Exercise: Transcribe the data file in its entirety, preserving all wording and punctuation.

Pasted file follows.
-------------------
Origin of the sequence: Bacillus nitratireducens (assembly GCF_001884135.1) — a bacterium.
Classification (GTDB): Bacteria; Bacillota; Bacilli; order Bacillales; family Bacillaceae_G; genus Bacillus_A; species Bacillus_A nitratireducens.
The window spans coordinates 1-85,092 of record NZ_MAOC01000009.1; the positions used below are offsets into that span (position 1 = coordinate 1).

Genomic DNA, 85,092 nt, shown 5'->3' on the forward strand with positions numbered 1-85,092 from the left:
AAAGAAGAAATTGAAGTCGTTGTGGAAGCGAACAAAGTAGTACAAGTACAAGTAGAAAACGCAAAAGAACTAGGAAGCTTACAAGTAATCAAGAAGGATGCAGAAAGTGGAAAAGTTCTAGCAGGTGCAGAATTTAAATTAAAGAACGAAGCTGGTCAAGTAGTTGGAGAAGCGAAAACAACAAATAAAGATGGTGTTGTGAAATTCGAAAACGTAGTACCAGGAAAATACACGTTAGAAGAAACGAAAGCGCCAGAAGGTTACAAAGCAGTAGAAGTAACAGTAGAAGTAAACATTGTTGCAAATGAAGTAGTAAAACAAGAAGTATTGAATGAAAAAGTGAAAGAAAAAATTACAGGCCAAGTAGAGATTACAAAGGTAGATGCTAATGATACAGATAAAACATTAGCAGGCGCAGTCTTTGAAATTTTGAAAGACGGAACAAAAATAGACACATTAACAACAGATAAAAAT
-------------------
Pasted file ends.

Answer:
Origin of the sequence: Bacillus nitratireducens (assembly GCF_001884135.1) — a bacterium.
Classification (GTDB): Bacteria; Bacillota; Bacilli; order Bacillales; family Bacillaceae_G; genus Bacillus_A; species Bacillus_A nitratireducens.
The window spans coordinates 1-85,092 of record NZ_MAOC01000009.1; the positions used below are offsets into that span (position 1 = coordinate 1).

Genomic DNA, 85,092 nt, shown 5'->3' on the forward strand with positions numbered 1-85,092 from the left:
AAAGAAGAAATTGAAGTCGTTGTGGAAGCGAACAAAGTAGTACAAGTACAAGTAGAAAACGCAAAAGAACTAGGAAGCTTACAAGTAATCAAGAAGGATGCAGAAAGTGGAAAAGTTCTAGCAGGTGCAGAATTTAAATTAAAGAACGAAGCTGGTCAAGTAGTTGGAGAAGCGAAAACAACAAATAAAGATGGTGTTGTGAAATTCGAAAACGTAGTACCAGGAAAATACACGTTAGAAGAAACGAAAGCGCCAGAAGGTTACAAAGCAGTAGAAGTAACAGTAGAAGTAAACATTGTTGCAAATGAAGTAGTAAAACAAGAAGTATTGAATGAAAAAGTGAAAGAAAAAATTACAGGCCAAGTAGAGATTACAAAGGTAGATGCTAATGATACAGATAAAACATTAGCAGGCGCAGTCTTTGAAATTTTGAAAGACGGAACAAAAATAGACACATTAACAACAGATAAAAAT